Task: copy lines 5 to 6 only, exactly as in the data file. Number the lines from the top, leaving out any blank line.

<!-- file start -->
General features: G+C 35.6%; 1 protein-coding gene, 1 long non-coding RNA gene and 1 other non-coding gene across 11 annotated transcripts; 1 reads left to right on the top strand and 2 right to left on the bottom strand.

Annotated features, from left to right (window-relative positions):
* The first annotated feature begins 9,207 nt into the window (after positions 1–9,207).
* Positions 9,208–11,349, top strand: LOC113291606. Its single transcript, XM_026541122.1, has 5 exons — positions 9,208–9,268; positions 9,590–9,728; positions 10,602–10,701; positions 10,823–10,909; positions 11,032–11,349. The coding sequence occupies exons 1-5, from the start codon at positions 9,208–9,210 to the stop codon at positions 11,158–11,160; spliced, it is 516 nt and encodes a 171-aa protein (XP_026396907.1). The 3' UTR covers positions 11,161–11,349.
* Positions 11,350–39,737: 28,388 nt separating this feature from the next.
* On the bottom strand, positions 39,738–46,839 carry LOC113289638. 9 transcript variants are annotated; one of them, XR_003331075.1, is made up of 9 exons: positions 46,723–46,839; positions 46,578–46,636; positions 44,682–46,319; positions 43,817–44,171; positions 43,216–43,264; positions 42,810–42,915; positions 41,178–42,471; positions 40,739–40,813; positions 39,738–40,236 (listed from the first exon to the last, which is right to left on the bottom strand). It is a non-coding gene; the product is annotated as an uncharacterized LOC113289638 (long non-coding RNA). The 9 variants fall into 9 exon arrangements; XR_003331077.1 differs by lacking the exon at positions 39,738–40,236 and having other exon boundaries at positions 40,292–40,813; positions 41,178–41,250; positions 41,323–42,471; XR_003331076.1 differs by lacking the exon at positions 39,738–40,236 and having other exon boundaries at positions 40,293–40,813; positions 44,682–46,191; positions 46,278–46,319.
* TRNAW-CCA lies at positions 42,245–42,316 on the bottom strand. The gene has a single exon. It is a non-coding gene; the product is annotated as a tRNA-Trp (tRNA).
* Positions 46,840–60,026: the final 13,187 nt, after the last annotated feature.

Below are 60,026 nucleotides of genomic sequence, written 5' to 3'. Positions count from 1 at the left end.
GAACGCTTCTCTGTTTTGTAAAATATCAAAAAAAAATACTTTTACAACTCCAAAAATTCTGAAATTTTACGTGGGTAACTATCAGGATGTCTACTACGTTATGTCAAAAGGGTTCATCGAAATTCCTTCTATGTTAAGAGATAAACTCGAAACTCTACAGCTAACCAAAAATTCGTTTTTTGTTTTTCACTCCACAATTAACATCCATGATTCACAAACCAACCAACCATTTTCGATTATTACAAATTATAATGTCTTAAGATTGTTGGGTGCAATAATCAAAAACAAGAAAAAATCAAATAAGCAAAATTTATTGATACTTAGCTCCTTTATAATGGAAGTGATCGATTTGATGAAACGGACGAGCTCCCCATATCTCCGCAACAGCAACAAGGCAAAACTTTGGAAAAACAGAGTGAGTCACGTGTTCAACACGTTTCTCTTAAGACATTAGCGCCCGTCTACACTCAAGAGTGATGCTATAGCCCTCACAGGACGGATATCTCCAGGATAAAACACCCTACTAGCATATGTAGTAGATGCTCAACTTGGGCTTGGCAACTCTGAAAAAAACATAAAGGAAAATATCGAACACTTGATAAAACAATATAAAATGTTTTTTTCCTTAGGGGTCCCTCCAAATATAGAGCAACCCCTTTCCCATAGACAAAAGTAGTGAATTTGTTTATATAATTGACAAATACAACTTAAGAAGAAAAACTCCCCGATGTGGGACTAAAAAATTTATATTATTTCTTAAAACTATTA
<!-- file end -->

* Positions 11,350–39,737: 28,388 nt separating this feature from the next.
* On the bottom strand, positions 39,738–46,839 carry LOC113289638. 9 transcript variants are annotated; one of them, XR_003331075.1, is made up of 9 exons: positions 46,723–46,839; positions 46,578–46,636; positions 44,682–46,319; positions 43,817–44,171; positions 43,216–43,264; positions 42,810–42,915; positions 41,178–42,471; positions 40,739–40,813; positions 39,738–40,236 (listed from the first exon to the last, which is right to left on the bottom strand). It is a non-coding gene; the product is annotated as an uncharacterized LOC113289638 (long non-coding RNA). The 9 variants fall into 9 exon arrangements; XR_003331077.1 differs by lacking the exon at positions 39,738–40,236 and having other exon boundaries at positions 40,292–40,813; positions 41,178–41,250; positions 41,323–42,471; XR_003331076.1 differs by lacking the exon at positions 39,738–40,236 and having other exon boundaries at positions 40,293–40,813; positions 44,682–46,191; positions 46,278–46,319.